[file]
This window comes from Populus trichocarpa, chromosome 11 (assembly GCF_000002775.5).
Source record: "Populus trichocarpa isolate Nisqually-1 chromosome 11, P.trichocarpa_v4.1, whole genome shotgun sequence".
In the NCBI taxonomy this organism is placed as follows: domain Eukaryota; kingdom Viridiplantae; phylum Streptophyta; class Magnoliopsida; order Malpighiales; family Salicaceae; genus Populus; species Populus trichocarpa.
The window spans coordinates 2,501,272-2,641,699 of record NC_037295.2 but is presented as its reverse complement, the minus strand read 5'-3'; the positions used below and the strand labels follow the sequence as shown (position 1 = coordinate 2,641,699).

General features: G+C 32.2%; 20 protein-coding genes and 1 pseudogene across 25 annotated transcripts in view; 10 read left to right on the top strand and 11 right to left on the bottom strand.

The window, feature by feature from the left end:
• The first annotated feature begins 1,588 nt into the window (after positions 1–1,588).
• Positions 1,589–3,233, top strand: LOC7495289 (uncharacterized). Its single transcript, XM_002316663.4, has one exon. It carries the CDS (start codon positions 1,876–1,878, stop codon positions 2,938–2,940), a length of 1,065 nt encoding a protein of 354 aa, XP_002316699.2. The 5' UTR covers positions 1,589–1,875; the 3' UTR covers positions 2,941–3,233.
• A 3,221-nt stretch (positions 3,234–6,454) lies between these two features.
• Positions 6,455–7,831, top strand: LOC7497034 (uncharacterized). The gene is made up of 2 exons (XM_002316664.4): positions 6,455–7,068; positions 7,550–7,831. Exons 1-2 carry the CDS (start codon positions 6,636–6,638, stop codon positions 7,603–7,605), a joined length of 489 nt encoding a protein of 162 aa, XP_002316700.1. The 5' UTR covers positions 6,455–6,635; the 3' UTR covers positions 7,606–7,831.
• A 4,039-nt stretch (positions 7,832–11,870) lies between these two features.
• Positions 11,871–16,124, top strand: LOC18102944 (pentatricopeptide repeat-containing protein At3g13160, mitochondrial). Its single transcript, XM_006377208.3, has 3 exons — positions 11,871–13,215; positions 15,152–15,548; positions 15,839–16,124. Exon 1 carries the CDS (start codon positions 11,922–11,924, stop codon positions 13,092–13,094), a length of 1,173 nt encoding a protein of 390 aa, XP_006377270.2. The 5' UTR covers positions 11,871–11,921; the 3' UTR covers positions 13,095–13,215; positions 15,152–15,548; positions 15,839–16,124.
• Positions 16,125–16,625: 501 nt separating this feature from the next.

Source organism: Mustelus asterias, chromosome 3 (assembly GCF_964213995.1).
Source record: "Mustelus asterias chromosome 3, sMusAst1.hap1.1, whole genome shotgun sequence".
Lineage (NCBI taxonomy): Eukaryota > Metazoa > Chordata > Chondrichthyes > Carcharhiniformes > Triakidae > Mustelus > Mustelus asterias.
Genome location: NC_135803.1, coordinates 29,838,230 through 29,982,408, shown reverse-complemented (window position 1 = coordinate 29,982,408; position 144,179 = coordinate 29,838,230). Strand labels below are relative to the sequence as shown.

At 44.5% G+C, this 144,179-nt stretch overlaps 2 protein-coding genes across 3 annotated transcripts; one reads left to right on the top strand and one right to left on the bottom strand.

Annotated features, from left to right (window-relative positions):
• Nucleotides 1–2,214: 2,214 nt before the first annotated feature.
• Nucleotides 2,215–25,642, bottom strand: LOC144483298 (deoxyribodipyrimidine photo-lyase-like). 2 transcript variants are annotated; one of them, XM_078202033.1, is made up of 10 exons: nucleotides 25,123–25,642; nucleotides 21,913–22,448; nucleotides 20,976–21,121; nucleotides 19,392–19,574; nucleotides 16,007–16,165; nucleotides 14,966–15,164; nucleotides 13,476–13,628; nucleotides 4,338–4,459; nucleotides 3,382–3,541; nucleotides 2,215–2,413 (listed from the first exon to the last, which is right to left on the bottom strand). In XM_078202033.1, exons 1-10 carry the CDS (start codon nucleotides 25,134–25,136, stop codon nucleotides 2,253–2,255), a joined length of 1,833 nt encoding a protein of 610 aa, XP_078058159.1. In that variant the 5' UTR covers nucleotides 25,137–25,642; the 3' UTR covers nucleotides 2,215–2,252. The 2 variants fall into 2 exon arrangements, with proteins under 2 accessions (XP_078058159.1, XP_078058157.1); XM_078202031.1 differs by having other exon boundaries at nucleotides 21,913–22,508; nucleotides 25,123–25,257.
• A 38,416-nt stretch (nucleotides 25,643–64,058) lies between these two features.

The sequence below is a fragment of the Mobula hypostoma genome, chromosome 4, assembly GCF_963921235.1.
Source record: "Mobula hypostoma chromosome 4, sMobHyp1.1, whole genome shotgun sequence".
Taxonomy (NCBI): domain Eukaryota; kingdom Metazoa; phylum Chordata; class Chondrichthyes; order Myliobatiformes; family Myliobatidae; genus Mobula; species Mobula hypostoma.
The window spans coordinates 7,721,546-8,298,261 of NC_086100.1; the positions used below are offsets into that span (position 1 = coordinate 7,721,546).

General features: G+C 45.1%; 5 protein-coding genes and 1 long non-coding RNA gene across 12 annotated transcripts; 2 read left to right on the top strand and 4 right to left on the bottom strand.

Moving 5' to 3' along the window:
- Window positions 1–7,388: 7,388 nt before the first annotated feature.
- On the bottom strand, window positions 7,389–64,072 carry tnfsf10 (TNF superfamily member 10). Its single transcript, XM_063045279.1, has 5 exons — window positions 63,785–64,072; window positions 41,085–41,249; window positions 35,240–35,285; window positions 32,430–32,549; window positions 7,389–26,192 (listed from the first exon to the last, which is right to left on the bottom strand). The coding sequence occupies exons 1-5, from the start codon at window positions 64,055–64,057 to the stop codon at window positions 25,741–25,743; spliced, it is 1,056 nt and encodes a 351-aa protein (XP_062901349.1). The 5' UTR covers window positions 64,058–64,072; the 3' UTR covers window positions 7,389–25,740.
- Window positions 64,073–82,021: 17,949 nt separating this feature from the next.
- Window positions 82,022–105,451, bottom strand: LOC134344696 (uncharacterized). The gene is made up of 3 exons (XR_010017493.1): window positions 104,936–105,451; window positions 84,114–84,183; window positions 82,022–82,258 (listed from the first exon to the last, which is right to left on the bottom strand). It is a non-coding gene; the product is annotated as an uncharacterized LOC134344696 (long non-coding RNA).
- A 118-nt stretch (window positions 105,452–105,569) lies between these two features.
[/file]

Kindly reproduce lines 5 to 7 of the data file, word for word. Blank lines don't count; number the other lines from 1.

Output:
General features: G+C 32.2%; 20 protein-coding genes and 1 pseudogene across 25 annotated transcripts in view; 10 read left to right on the top strand and 11 right to left on the bottom strand.

The window, feature by feature from the left end:
• The first annotated feature begins 1,588 nt into the window (after positions 1–1,588).